But we cannot add one word of palliation respecting the treatment of Antinomian fanatics and the people known as Friends. Some calling themselves Quakers behaved in a most troublesome and indecent manner. No doubt the obstinacy of such persons as Ann Hutchinson and Mary Dyer was very provoking, but the obstinacy was made more dogged by the course pursued in order to its repression. The execution of Anne Dyer was cruel in the extreme, and it was not a solitary instance of the ill treatment of early Friends. Three other Quakers were hanged. Attendance at a Quakers' meeting incurred a £5 fine, and it was an offence against the law to harbour one of that proscribed sect. When the Baptists were about to enter their meeting-house, they found the doors nailed up, and when they worshipped in the open air they were arrested and thrown into prison. Episcopalian service was strictly prohibited ; all kinds of opposition to the established ecclesiastical rule were dealt with in a summary manner. A servant convicted of slanderous invectives against the church and government was sentenced to be whipped, to lose her ears, and to be banished; and the jury finding man guilty of heresy, declared that his person and errors were infectious, and that he should depart ou of the jurisdiction of the State, and not return on pain of being hanged.
Nobody who condemns sanguinary persecutions under the Tudors and Stuarts can consistently vindicate it under the Puritans of New England. It is no use trying to illuminate this dark chapter in their annals.
The men of Massachusetts were behind those of New Plymouth. They had not enjoyed the invaluable instructions of John Robinson ; had not breathed the air of Holland ; had not imbibed the pure tolerant spirit of the pilgrims. They were men of a higher rank in society, accustomed to be treated with deference, to have their own way, and they seem to have been imbued with that love of uniformity which prevailed in England, amongst people diametrically opposed to King James and his Bishops. Moreover, the rulers in Boston were much under the influence of the clergy, which Bradford and his brethren at New Plymouth were not; and, with few exceptions, the clergy of those days leaned to severe methods of discipline. Nevertheless, though at New Plymouth there was much less of an intolerant spirit than at Boston-and new Plymouth was not responsible for the internal government of Massachusetts—we do not find that the governors of the former State ever protested against the policy of the latter.
In tracing the political development of affairs in the State of Massachusetts, reference should be made to the introduction of the representative principle. Originally, all the freemen were entitled to take part in the management of affairs ; but when the inhabitants of the State amounted to 3,000 or 4,000, distributed in sixteen towns, delegates were appointed to meet and consider such matters as belonged to the freemen in their general court. The governor and assistants, supported by the clergy, had shown a disposition to rule with a high hand, and had engrossed the management of State business ; but this tendency to aristocratic rule, so natural under the circumstances, received an effective check from the Republican temper of the freemen and their representatives.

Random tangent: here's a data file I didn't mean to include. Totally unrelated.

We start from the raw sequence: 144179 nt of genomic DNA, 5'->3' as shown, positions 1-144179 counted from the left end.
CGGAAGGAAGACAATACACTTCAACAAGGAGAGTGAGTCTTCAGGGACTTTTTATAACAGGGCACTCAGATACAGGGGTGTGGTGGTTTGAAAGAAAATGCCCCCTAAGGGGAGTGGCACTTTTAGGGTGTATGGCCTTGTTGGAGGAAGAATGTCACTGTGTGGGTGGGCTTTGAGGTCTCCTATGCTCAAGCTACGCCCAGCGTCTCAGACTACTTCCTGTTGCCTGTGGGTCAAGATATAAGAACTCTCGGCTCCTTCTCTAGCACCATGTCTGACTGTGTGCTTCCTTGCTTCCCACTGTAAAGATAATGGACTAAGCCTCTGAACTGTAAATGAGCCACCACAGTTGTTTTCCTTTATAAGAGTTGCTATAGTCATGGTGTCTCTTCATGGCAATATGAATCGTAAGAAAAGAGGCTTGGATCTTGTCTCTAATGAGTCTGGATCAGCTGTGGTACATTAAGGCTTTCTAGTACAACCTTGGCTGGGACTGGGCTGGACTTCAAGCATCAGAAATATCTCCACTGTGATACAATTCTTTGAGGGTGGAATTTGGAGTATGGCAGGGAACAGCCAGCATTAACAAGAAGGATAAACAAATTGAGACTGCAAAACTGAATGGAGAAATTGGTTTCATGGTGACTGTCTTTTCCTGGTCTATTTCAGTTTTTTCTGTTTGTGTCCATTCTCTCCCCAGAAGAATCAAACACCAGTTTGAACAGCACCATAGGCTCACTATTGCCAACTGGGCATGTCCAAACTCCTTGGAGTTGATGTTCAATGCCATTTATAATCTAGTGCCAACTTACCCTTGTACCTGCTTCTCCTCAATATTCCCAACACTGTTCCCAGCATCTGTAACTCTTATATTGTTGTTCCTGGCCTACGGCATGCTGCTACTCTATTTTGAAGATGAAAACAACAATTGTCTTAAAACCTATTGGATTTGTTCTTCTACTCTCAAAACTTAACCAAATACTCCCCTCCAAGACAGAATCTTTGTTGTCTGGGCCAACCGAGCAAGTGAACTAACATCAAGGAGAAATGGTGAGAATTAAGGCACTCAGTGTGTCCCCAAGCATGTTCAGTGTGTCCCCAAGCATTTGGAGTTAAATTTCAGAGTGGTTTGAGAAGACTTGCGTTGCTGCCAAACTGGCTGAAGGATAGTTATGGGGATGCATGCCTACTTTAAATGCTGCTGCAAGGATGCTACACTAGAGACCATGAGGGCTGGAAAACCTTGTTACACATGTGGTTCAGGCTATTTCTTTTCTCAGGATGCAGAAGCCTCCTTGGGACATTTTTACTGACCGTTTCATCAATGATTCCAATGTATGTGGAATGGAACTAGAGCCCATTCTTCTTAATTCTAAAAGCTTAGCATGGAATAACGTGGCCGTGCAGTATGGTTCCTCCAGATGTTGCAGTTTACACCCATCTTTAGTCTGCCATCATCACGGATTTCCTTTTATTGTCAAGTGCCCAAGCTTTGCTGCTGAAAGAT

To complete the social organization of the State, a form of Government was conceded to each of the rising towns; and it may be added, that for a variety of reasons, it was deemed expedient in the year 1643 to constitute two Houses of Legislation, and that soon afterwards Massachusetts and Plymouth became confederated with the two neighbouring States of Connecticut and New Haven, under the title of the United Colonies of New England ; each colony in the conduct of its internal affairs being independent of the rest.
The legislation of Massachusetts was curious. Not only were there laws against drunkenness and other immoralities, but people were “admonished for light carriage ;” and a woman “found suspicious of incontinency, was warned to take heed of her ways.” If after 10 o'clock lights were seen, enquiry was to be made for some warrantable cause. If there were dancing and singing going on, the dancer and singer were to be told to cease, and if they did not, the constables were to inform the magistrates. If eight people were together in the street by night, they were to walk two by two, a youth being joined to an older and more sober person. Captain Kemble had to stand in the stocks two hours for unseemly conduct in saluting his wife at the door step on Sabbath day, when he first met her after three years' absence. No one was to take tobacco publicly under penalty of one shilinto
ling ; and any one who galloped through the streets, except on review days, or when an emergency required it, was to pay a fine of two shillings. Strict sumptuary laws were enforced. Nobody was to buy or wear clothes having more than one slash in the sleeves, and another in the back. Cut work, embroidered caps and bands, veils, gold and silver girdles, hat-bands, cuffs, and beaver hats, were all forbidden. Grim humour showed itself in making a man who had charged too much for making a pair of stocks, to be put them for one hour.
The result of this legislation, after all, was not much amiss if we are to believe Hugh Peters, who said in a sermon “I have lived in a country where in seven years I never saw a beggar, nor heard an oath, nor looked upon a drunkard,” “Shall I tell you where that Utopia was ?” Asked Cotton Mather. "“'Twas New England.”